The Canadian electorate is essentially left-of-center, devoted to a social welfare/tax heavy framework that more reflects European political-economic thinking than south-of-the-border politics. Conservatives (or what passes for “conservative” in Canada) comprise approximately 30 to 35 percent of the electorate; polling suggests that this figure is rock solid, but you don’t get a majority government from a third of the voters (especially as most of them are located west of Ontario). The Tories’ task is to move the numbers above their base to the approximately 40 percent range that will accord them a majority.

How do you win with 40 percent? You watch with a polite smile/smirk while the rest of the significantly more liberal portion of the electorate demolition derby each other. This portion of the Canadian spectrum now includes Liberals (25 percent); Socialists (New Democrat Party- 20 percent); Greens (about 10 percent); and Quebec separatists (Bloc Quebecois, about 10 percent, but confined to Quebec).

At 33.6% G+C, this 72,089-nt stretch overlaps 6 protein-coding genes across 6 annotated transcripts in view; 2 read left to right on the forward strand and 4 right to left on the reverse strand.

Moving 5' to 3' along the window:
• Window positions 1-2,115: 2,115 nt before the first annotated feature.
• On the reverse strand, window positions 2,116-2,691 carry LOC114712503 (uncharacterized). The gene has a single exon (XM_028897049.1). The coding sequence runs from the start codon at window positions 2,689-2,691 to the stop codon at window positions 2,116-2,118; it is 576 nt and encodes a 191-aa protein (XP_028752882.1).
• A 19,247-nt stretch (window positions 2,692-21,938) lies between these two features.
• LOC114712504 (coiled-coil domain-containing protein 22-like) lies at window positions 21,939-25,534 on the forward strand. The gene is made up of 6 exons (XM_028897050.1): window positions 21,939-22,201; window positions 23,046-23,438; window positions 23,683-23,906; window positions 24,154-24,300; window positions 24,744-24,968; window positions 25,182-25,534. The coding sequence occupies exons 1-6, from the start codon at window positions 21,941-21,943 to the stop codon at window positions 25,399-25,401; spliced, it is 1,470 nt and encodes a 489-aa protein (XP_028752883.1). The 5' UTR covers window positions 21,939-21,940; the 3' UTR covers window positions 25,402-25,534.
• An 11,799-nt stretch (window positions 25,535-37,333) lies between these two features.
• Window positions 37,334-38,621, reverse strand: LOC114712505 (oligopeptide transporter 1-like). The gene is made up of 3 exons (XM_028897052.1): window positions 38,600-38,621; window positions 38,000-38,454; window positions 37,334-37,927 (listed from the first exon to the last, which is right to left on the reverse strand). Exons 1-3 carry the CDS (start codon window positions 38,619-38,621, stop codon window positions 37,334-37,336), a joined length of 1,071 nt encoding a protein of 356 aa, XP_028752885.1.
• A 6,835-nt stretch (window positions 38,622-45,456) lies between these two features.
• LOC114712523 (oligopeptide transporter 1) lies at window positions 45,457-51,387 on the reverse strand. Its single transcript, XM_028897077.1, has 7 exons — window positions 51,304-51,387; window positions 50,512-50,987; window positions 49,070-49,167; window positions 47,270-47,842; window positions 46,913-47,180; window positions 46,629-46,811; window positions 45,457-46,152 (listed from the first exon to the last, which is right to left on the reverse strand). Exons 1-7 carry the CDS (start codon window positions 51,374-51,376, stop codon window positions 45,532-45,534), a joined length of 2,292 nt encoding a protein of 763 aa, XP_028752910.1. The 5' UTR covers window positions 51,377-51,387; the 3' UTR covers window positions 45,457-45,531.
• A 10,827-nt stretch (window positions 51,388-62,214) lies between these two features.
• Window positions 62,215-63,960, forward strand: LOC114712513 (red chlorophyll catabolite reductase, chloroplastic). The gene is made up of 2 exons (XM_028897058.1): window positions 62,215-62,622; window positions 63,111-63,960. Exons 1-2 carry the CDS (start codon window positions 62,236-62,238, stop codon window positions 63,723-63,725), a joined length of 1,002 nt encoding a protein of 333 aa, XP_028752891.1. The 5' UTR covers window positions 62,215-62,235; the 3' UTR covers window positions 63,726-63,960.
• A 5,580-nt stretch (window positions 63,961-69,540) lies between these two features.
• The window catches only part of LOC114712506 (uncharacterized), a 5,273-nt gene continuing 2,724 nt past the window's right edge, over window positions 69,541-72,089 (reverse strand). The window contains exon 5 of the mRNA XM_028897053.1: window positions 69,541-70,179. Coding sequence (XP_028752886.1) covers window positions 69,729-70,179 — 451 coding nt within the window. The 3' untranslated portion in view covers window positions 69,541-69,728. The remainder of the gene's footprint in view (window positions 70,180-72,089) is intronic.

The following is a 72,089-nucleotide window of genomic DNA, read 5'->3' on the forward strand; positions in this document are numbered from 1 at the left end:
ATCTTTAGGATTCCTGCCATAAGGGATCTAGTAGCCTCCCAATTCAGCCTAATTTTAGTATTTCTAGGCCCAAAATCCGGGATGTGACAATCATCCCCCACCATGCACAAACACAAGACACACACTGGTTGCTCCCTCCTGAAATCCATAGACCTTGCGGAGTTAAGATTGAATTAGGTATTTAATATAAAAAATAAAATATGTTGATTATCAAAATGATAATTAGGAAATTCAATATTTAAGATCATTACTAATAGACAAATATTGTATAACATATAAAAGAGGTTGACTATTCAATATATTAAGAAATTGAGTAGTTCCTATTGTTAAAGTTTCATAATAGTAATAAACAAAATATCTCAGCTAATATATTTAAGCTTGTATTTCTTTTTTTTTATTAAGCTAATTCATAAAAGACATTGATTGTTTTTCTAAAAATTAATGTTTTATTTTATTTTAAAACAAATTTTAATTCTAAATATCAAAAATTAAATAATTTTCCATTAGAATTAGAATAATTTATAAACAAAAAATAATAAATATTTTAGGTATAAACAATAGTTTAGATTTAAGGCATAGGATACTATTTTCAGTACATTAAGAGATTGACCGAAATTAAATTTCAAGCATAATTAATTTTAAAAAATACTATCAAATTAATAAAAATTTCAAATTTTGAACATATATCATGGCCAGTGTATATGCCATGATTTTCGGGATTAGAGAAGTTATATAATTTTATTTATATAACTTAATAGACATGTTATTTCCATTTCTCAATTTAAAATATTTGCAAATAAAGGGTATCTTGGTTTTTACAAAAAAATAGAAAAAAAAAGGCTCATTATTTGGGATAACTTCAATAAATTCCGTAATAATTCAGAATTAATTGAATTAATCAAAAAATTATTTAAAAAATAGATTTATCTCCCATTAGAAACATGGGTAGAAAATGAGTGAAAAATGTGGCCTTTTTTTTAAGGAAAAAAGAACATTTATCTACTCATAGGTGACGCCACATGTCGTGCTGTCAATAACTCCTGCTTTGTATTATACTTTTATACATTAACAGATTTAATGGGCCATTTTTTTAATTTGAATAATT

The frustration on the left is palatable. The Political Science 101 logic is obvious: combine enough of these shards to make a coalition that will jettison the Tories and elect a liberal/left government (looking at the UK Tory-Liberal coalition-of-convenience prompts anticipatory salivating). However, the Canadian impetus to fratricide has been a generation-long imperative. As one might imagine there are “principles” and “personalities” involved. Moreover, the Liberals still believe themselves to be Canada’s “natural governing party.” Based on having held power about 70 percent of the 20th century; they continue to believe that a better leader, a Tory error, or an appropriate correlation of sun spots will bring back what is “natural.” The NDP is significantly more ideological than the Liberals—and believes that it is gnawing away at the Liberal constituencies and may take second place in the next election (so why compromise now)? The “Greens” have support that is a continent wide and an inch deep: they have yet to elect a federal Member of Parliament. And the Bloc Quebecois (BQ) has leveraged adroitly its Quebec dominance to get additional benefits for its province, having marginalized the Liberals and benefitted from Tory errors in dealing with Quebeckers.